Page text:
Google is working on a technology to detect cancer and heart attack.
The technology combines disease-detecting nanoparticles, which would enter a patient’s bloodstream via a swallowed pill, with a wrist-worn sensor.
The idea is to identify slight changes in the person’s biochemistry that could act as an early warning system.
The work is still at an early stage.
Early diagnosis is the key to treating disease. Many cancers, such as pancreatic, are detected only after they have become untreatable and fatal.
There are marked differences between cancerous and healthy tissues.
Google’s ambition is to constantly monitor the blood for the unique traces of cancer, allowing diagnosis long before any physical symptoms appear.
The project is being conducted by the search company’s research unit, Google X, which is dedicated to investigating potentially revolutionary innovations.
It marks the company’s latest shift into the medical sector following its work on glucose-measuring contact lenses for patients with diabetes and the acquisition of a start-up that developed a spoon to counteract the tremors caused by Parkinson’s disease.
Google has also bought stakes in Calico, an anti-ageing research company, and 23andMe, which offers personal genetic-testing kits.
The diagnostic project is being led by Dr. Andrew Conrad, a molecular biologist who previously developed a cheap HIV test that has become widely used.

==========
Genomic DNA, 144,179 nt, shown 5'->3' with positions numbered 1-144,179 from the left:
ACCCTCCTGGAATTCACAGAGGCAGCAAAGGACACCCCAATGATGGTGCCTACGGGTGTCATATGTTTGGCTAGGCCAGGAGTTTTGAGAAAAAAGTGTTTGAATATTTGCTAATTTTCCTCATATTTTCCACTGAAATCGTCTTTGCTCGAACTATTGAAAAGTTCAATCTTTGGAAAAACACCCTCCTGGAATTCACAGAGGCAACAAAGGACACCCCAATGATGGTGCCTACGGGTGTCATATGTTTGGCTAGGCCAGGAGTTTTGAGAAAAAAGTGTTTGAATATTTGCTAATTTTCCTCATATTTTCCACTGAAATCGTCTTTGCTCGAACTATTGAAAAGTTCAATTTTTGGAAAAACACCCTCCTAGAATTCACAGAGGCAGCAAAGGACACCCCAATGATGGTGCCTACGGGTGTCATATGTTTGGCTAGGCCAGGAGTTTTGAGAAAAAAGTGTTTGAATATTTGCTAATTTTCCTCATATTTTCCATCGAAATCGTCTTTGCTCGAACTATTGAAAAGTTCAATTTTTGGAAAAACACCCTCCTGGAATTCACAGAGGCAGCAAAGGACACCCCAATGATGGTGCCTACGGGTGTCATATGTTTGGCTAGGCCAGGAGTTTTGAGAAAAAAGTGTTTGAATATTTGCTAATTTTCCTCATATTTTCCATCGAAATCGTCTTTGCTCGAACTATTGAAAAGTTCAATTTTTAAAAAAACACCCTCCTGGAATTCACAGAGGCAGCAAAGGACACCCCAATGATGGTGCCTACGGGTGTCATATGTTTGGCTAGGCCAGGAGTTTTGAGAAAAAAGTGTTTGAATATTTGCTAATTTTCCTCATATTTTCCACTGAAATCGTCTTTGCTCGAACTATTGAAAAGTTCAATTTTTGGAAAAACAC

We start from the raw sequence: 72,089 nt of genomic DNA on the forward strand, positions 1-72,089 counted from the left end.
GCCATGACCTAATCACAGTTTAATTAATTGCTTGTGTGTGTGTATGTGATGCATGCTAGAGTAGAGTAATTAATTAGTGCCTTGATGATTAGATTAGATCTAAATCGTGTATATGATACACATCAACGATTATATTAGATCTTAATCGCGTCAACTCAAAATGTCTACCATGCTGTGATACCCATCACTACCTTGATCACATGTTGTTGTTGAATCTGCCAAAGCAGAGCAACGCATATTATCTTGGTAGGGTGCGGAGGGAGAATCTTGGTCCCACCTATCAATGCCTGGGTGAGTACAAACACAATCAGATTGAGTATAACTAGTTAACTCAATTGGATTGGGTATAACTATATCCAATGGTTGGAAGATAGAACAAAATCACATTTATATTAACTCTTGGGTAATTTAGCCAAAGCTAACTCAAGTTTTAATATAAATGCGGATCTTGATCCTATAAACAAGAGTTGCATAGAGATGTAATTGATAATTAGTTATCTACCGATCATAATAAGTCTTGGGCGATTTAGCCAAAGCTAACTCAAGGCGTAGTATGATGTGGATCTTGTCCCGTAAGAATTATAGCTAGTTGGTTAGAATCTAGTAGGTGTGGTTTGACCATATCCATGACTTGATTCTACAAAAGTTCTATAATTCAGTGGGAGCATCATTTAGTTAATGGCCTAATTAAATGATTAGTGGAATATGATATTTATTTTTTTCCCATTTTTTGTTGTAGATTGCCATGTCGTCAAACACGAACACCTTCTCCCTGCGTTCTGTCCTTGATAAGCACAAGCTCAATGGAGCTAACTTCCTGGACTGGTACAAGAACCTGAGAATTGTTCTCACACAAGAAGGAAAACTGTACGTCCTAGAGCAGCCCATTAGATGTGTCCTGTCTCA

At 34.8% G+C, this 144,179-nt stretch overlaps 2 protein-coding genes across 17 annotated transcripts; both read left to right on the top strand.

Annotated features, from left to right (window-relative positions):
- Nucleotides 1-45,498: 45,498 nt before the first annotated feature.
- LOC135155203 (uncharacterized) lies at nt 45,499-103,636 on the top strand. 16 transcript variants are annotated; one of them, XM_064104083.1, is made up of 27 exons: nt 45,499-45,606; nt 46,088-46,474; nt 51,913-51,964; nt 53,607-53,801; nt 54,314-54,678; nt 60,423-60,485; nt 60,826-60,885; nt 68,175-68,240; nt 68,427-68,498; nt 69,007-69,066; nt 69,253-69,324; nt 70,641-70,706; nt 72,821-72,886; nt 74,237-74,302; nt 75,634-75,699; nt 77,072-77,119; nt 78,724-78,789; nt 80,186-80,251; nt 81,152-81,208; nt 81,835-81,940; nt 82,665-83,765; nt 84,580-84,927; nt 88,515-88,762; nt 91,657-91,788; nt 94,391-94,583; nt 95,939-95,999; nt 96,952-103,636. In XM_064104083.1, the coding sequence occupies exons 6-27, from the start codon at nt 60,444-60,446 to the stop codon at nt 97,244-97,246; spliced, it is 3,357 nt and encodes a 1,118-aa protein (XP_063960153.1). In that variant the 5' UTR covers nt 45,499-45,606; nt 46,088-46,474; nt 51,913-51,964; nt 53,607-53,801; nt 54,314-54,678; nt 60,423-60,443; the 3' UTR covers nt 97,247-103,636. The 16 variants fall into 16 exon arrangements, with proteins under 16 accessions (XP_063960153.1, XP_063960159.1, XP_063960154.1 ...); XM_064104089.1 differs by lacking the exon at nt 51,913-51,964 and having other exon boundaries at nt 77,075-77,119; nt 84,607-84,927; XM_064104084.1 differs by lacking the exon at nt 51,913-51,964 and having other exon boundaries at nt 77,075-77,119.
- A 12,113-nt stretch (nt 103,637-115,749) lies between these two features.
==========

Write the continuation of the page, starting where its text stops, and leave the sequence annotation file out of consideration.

Google is designing a suite of nanoparticles which are intended to match markers for different conditions.
They could be tailored to stick to a cancerous cell or a fragment of cancerous DNA.
Or they could find evidence of fatty plaques about to break free from the lining of blood vessels. These can cause a heart attack or stroke if they stop the flow of blood.
Another set would constantly monitor chemicals in the blood.
High levels of potassium are linked to kidney disease. Google believes it will be possible to construct porous nanoparticles that alter color as potassium passes through.
Unattached nanoparticles would move differently in a magnetic field from those clumped around a cancer cell.
In theory, software could then provide a diagnosis by studying their movements.
As part of the project, the researchers have also explored ways of using magnetism to concentrate the nanoparticles temporarily in a single area.
The tech company’s ambition is ultimately to create a wristband that would take readings of the nanoparticles via light and radio waves one or more times a day.
The basic principles are sound and mirror the work already taking place around the world.
Many research groups are looking at bits of cancer floating in the blood as a better way of diagnosing the disease and also to assess which tumors are more aggressive.
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